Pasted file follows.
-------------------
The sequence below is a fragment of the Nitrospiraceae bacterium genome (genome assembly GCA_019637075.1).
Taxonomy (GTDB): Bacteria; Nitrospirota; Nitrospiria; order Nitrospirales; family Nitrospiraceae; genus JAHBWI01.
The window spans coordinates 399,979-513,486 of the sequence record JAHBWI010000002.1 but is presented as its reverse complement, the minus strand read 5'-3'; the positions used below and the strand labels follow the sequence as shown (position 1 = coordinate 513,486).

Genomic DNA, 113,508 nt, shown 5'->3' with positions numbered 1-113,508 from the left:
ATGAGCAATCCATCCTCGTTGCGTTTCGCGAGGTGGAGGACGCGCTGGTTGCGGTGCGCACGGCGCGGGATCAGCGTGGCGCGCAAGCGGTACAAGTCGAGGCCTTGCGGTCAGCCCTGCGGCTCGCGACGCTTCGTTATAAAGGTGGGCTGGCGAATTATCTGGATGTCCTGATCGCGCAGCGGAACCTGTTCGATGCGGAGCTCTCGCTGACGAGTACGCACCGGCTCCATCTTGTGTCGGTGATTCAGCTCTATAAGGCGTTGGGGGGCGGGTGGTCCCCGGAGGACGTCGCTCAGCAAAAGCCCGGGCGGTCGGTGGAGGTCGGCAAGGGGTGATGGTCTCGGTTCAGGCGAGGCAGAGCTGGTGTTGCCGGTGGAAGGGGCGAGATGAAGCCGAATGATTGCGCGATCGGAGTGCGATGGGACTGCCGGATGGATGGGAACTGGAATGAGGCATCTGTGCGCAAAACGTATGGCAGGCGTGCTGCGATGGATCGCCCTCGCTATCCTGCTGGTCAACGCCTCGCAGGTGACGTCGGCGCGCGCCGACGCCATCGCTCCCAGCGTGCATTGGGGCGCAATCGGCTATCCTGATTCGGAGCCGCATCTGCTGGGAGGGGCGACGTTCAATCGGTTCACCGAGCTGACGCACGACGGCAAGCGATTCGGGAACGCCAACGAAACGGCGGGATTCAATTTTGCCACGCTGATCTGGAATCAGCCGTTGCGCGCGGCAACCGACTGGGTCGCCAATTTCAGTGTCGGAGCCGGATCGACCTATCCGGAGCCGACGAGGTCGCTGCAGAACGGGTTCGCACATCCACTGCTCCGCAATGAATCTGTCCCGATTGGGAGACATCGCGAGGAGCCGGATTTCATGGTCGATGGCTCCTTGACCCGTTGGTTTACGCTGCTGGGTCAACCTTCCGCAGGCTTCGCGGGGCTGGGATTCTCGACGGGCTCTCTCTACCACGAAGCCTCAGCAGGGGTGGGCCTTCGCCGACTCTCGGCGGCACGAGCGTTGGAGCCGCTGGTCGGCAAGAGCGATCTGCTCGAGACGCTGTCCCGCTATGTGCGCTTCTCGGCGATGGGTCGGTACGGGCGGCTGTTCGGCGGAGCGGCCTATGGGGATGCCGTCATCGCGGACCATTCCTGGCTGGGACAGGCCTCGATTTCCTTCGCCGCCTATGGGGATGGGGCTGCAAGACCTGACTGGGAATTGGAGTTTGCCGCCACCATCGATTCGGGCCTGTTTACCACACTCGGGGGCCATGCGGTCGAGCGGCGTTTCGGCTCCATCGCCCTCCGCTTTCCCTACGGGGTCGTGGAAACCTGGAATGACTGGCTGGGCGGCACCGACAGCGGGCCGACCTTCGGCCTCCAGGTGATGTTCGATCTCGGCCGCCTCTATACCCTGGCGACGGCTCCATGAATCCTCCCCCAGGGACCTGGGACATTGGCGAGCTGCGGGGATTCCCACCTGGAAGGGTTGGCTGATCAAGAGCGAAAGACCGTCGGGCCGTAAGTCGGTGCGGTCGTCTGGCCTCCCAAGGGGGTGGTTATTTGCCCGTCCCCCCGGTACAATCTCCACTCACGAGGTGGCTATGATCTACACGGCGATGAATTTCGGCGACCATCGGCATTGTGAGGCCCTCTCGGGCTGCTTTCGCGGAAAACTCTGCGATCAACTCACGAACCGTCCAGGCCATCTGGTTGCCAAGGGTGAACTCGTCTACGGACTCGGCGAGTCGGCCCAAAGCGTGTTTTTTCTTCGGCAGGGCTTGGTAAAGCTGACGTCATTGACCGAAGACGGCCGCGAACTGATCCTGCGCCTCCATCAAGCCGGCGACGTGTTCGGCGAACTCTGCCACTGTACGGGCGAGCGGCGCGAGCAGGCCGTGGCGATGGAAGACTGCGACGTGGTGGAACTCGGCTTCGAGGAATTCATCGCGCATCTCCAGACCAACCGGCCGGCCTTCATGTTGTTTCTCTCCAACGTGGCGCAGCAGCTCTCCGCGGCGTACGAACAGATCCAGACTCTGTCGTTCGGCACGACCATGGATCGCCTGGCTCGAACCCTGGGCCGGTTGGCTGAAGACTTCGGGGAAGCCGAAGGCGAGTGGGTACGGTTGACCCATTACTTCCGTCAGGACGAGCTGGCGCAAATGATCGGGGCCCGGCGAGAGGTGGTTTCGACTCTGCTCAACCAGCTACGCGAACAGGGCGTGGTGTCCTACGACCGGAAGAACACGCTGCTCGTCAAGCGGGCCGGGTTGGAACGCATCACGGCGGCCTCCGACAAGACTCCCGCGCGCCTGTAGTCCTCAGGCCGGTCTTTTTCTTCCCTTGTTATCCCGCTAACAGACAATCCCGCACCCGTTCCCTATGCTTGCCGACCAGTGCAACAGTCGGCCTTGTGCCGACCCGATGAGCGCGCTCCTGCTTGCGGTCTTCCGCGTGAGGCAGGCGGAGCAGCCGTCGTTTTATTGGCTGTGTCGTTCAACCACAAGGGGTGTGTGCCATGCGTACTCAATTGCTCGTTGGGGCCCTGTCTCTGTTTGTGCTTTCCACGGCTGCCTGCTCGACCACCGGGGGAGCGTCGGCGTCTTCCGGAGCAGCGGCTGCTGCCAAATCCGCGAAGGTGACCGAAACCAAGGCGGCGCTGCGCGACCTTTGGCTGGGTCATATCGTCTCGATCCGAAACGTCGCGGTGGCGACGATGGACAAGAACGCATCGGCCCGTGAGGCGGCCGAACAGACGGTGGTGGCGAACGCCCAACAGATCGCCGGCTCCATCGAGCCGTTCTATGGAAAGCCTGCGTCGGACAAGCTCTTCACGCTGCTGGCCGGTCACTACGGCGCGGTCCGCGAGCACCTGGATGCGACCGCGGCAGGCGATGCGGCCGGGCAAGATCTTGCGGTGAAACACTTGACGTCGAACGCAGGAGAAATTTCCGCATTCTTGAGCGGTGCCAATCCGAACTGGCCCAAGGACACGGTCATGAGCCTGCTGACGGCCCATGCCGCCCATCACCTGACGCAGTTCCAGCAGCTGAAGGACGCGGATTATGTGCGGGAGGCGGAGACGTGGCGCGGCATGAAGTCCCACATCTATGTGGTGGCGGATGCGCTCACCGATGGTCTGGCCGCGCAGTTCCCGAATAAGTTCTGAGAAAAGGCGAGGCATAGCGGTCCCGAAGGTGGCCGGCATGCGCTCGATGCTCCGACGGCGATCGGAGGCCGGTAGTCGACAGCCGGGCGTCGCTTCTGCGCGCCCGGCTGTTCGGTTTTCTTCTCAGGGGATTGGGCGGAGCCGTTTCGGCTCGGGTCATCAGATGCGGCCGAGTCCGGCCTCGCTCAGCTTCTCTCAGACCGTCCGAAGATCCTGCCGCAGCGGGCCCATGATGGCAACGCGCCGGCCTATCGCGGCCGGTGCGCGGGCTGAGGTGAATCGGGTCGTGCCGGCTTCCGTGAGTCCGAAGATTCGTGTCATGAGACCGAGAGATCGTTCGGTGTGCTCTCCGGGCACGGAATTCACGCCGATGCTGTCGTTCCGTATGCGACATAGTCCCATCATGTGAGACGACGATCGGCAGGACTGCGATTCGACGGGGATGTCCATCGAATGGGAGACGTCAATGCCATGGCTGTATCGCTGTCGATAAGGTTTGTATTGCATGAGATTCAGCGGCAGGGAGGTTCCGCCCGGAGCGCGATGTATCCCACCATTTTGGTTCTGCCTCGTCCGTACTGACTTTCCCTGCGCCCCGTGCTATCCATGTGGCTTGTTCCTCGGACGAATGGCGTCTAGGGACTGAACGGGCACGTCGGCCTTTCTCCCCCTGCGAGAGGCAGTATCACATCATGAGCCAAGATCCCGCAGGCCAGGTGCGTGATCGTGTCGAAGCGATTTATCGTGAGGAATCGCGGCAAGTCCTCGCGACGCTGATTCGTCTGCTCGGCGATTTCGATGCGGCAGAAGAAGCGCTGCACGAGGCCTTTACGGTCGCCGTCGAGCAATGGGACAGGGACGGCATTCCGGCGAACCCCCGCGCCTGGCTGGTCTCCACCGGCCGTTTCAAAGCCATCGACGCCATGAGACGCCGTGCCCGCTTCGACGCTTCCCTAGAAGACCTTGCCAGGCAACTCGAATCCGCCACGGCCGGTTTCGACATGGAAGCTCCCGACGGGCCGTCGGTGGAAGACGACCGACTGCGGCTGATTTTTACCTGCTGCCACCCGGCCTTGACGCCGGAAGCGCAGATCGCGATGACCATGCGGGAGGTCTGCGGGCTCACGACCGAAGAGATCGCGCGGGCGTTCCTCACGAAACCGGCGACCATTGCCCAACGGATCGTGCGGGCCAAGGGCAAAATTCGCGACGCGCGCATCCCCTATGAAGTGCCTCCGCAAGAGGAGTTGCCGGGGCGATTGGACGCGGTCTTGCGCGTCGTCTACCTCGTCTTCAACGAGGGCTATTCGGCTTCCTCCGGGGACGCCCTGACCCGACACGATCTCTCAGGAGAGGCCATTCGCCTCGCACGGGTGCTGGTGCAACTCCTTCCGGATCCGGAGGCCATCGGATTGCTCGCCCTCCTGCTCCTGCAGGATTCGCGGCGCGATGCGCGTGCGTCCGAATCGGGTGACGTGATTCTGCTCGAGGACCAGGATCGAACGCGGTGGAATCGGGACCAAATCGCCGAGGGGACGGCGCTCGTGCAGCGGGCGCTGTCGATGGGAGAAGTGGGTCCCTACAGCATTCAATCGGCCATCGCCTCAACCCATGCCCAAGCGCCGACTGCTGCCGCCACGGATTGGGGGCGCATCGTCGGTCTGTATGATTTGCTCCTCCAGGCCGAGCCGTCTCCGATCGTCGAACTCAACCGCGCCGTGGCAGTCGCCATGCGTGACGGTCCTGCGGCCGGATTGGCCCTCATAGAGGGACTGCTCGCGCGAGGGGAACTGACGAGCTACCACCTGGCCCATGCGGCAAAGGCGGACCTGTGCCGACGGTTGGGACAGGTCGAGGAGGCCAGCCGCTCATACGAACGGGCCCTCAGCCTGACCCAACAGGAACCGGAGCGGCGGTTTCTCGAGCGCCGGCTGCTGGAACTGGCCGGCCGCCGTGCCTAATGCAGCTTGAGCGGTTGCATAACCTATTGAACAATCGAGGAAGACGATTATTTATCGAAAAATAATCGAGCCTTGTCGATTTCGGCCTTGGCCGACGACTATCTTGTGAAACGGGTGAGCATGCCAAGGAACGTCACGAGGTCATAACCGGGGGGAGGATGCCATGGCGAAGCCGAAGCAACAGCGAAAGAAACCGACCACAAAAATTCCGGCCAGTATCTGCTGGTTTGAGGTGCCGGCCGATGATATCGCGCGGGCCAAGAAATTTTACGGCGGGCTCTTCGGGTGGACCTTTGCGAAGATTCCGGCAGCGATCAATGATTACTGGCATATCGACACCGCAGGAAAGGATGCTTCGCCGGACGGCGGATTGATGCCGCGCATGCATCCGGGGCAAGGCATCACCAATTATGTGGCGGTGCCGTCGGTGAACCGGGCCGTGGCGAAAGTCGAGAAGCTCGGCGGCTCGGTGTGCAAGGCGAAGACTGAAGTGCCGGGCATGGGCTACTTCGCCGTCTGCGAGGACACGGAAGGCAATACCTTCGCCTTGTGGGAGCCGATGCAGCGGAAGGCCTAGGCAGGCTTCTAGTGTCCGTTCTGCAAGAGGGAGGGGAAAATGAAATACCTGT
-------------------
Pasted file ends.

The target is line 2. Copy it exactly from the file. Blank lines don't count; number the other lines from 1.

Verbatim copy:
Taxonomy (GTDB): Bacteria; Nitrospirota; Nitrospiria; order Nitrospirales; family Nitrospiraceae; genus JAHBWI01.